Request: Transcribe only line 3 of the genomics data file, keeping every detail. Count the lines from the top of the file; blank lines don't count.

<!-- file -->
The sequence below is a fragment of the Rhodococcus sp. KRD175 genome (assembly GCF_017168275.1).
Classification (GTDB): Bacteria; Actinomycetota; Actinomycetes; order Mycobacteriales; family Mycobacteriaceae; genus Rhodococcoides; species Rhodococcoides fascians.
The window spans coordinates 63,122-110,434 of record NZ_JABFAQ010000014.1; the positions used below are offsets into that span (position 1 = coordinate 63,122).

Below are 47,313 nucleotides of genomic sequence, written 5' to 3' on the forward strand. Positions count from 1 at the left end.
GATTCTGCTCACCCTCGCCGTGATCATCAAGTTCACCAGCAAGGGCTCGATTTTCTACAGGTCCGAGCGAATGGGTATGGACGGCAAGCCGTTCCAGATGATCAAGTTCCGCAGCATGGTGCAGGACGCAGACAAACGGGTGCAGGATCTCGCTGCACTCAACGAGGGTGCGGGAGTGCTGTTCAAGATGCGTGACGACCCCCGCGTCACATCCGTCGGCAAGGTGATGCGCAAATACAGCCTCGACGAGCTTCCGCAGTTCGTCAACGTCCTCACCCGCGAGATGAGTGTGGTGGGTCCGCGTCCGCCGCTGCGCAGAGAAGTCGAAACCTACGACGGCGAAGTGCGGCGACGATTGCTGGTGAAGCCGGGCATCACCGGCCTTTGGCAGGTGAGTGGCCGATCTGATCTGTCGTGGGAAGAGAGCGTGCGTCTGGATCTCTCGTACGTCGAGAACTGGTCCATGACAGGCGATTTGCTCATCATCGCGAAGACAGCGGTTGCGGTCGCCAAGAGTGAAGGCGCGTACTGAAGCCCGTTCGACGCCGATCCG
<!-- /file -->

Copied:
The window spans coordinates 63,122-110,434 of record NZ_JABFAQ010000014.1; the positions used below are offsets into that span (position 1 = coordinate 63,122).